Auckland law studies lead to an internship in Cambodia

27 April 2016
Adeleina Loto-Meleisea

A Samoan Auckland Law School student is helping to bring alleged war criminals to justice during a six-month internship in Cambodia.

Adeleina Loto-Meleisea is with the Office of Co-Investigating Judges which, as an organ of the United Nations’ assistance to the Khmer Rouge Trials, provides technical advice to the Extraordinary Chambers in the Courts of Cambodia.

The Office is trying leaders of the former Khmer Rouge regime and Adeleina is part of a team that reviews civil party applications from people who consider themselves or their families to be victims of alleged crimes.

It’s estimated that two million people died from 1975 to 1979 as a result of the communist dictatorship.

“Cambodia and the Khmer culture itself is an interesting experience,” she says. “The Khmer people are resilient. They are less than a generation out from genocide, war crimes and civil war, yet they don’t allow that to define them.”

Three official languages are spoken in the office where she works – Khmer, English and French. “I love to hear the different languages, though it does create some obstacles when the documents I need are in two of the languages, neither of which is the one I can read,” Adeleina says. “I am the only non-Khmer in my office so I get to practice my Khmer language listening skills on a daily basis. I love it!”

Adeleina, who is in the final year of her law degree, says she’s pleased that a lot of her work integrates the theory she has learnt at Law School because she has taken on difficult and substantial tasks right from the beginning in Cambodia.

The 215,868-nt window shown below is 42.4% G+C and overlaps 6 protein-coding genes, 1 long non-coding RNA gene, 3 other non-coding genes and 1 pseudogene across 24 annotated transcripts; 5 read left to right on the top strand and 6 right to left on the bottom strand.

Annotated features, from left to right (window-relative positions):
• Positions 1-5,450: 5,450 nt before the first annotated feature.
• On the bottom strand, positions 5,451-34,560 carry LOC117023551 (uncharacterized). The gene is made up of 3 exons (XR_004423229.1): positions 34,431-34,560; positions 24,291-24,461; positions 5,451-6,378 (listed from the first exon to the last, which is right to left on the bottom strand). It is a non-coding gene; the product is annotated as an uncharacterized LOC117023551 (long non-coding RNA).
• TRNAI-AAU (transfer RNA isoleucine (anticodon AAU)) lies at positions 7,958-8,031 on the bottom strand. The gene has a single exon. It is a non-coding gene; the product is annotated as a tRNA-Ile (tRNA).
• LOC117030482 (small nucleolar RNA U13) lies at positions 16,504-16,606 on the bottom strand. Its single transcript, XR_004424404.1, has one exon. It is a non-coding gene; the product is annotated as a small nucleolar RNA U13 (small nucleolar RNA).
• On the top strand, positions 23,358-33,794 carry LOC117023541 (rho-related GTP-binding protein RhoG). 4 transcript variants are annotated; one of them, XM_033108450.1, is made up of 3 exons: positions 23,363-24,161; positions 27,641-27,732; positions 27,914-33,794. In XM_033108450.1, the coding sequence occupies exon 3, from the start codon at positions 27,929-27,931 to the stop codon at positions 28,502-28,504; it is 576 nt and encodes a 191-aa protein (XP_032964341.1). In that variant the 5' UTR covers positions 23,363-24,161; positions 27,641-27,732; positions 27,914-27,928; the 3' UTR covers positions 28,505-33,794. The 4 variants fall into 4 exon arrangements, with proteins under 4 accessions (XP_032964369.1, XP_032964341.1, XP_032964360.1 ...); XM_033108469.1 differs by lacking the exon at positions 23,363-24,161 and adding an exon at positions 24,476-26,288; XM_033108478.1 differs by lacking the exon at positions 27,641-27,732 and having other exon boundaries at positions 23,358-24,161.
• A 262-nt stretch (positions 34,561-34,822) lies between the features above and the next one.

“It’s challenging, but also amazing, to see how the international and national teams work together in areas including translations, domestic and international legal experience and cultural knowledge,” she says. “There are many criticisms of the hybrid tribunal, and I can understand this now that I have worked in one, but there is also a great beauty and success that can only come from this kind of court.”

Adeleina is a Samoan of Chinese heritage and this means she is not a ‘standard’ foreigner in Cambodia. “A lot of the Khmer locals look at me with confusion. They think that I could be Khmer, but I am much bigger than most of them, so then they sometimes think that I might be a rich Khmer (big means you can afford to eat a lot) visiting from overseas.

“I have been questioned so much about why I don’t look like the usual ‘barang’, or foreigner, that I have prepared an e mail about Samoa, complete with photos and maps, to send out to new people that I meet. I love being able to tell people about Samoa and its relationship with New Zealand.”

A former head girl of Manurewa High School, Adeleina has had most of her costs, including flights, covered by the Auckland Law School, topped-up with a Rangatahi Youth Scholarship funded by the Manurewa Local Board.

She wants to use her Cambodian experience to pursue her interest in Pasifika issues and indigenous rights in New Zealand. “The more I can understand subjects such as accountability in government and the balance between justice and peace, the better equipped I will be to become an advocate in these areas when I get back at the end of July.”